The Founding Fathers knew that to defeat Britain they needed the help of another foreign power to provide money, arms, provisions, troops, naval power, and, most importantly, international recognition as an independent nation. To achieve the goal of a diplomatic, commercial, and military foreign alliance, Congress courted several nations of Europe whose interests in supporting America were known. The problem for Congress was that foreign recognition and allegiance against Britain was not automatic. France in particular needed proof of American commitment and military capability before it committed itself to support the new republic. Diplomatic treaty negotiations during the Revolutionary War held an intrinsically symbiotic bond with that of military achievement on the battlefield, and vice versa. While diplomatic and military policy were often subservient to the ministries of government, those policies frequently determined the fate of the respective ministry enforcing them, as the British ministry found out in early 1783.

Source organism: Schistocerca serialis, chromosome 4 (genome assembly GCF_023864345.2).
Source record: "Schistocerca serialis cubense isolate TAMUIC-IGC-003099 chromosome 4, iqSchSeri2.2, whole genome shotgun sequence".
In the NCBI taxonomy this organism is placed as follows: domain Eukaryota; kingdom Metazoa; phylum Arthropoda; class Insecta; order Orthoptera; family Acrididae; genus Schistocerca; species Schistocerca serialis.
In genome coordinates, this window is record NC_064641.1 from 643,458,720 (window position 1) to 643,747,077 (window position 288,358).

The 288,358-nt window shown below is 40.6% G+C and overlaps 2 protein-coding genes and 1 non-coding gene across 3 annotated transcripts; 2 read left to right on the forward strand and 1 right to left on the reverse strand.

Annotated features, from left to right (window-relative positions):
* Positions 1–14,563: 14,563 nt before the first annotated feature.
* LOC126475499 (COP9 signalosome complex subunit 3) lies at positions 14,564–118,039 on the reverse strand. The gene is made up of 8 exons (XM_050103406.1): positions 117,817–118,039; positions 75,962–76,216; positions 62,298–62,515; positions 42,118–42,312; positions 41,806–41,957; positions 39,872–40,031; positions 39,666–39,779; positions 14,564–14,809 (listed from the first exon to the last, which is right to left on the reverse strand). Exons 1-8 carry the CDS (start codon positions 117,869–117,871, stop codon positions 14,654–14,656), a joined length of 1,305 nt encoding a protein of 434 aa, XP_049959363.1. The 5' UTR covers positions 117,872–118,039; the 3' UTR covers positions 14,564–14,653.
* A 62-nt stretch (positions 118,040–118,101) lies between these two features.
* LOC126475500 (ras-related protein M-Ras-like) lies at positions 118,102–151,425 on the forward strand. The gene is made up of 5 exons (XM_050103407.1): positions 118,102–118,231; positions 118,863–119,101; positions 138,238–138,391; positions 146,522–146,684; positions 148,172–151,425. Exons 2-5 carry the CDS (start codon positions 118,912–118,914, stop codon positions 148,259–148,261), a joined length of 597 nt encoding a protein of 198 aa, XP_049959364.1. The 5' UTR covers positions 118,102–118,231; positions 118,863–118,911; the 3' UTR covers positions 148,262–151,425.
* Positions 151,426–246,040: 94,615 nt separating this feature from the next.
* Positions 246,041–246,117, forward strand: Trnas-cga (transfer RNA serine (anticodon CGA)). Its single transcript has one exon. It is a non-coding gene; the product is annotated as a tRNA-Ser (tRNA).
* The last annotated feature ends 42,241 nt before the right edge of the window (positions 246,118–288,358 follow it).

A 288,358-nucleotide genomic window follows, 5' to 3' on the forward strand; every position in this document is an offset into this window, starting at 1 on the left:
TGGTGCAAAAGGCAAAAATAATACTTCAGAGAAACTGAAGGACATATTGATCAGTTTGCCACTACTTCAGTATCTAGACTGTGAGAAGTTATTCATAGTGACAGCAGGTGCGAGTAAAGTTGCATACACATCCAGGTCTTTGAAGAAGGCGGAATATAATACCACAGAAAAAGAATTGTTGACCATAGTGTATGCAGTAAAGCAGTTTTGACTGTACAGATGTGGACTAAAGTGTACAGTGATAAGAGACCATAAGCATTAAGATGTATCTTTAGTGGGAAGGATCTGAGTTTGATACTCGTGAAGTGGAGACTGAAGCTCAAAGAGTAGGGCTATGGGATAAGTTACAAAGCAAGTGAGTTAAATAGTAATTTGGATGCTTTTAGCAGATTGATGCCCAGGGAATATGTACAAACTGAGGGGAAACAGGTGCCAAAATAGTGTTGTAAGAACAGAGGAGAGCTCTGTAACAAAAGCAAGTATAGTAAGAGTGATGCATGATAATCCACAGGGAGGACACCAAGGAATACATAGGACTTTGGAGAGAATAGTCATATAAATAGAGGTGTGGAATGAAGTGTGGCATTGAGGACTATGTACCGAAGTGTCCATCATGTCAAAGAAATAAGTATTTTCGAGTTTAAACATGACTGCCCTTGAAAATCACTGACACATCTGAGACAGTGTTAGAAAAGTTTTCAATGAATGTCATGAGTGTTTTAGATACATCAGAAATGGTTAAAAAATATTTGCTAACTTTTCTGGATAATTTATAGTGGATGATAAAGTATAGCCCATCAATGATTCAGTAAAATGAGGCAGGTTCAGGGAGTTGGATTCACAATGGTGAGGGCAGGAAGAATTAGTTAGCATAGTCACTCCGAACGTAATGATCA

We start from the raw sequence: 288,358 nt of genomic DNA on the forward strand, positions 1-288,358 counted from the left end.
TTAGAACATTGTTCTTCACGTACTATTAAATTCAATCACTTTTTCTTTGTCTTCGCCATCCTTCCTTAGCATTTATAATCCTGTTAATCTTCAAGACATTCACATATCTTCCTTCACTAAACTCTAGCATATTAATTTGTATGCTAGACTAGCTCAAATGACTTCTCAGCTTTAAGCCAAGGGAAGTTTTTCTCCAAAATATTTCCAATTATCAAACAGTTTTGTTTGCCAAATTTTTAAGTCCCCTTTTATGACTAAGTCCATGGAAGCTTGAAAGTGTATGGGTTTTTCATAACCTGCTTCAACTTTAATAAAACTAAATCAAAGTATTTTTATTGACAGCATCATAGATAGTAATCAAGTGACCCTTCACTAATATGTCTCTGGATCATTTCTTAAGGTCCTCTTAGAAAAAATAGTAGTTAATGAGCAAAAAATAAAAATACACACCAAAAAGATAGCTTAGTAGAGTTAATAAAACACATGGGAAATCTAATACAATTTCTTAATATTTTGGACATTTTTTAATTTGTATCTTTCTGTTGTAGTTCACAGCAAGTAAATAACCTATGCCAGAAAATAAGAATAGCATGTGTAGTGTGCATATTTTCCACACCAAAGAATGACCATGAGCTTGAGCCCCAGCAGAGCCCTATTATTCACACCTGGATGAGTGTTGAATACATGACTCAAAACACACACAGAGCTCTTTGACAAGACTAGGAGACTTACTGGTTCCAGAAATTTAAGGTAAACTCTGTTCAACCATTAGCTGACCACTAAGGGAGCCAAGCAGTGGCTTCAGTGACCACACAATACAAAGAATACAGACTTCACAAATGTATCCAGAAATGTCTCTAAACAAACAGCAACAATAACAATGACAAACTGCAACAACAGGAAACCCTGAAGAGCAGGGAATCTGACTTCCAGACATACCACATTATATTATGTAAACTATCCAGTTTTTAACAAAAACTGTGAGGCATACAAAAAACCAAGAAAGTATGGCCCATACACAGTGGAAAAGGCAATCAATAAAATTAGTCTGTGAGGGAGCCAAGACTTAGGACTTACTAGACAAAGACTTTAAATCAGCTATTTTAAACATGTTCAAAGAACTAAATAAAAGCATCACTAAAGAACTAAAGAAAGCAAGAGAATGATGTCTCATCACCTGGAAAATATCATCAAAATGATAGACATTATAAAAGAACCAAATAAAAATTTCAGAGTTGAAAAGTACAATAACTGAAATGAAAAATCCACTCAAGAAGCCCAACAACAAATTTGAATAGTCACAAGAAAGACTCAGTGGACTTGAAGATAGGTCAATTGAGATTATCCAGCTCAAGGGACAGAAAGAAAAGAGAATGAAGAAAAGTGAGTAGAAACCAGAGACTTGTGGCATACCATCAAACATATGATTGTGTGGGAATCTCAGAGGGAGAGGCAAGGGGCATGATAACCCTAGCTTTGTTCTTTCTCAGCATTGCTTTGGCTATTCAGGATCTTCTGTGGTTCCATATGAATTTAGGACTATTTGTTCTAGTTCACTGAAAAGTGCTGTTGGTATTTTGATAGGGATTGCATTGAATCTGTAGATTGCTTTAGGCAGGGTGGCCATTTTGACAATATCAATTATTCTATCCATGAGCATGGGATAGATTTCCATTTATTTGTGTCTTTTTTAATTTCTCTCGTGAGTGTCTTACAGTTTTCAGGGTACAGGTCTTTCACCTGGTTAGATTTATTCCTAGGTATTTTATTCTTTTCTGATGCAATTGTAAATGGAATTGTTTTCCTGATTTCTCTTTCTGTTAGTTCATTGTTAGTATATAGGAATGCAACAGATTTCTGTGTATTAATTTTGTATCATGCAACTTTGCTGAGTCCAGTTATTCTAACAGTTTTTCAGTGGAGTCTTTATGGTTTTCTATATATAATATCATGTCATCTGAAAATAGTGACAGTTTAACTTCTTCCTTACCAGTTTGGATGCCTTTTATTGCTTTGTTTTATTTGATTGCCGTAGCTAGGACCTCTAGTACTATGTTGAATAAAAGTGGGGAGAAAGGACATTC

"Symbiosis of Military and Diplomatic Success in the Revolutionary War,"
Saber and Scroll: Vol. 1
, Article 4.
Available at: http://digitalcommons.apus.edu/saberandscroll/vol1/iss3/4
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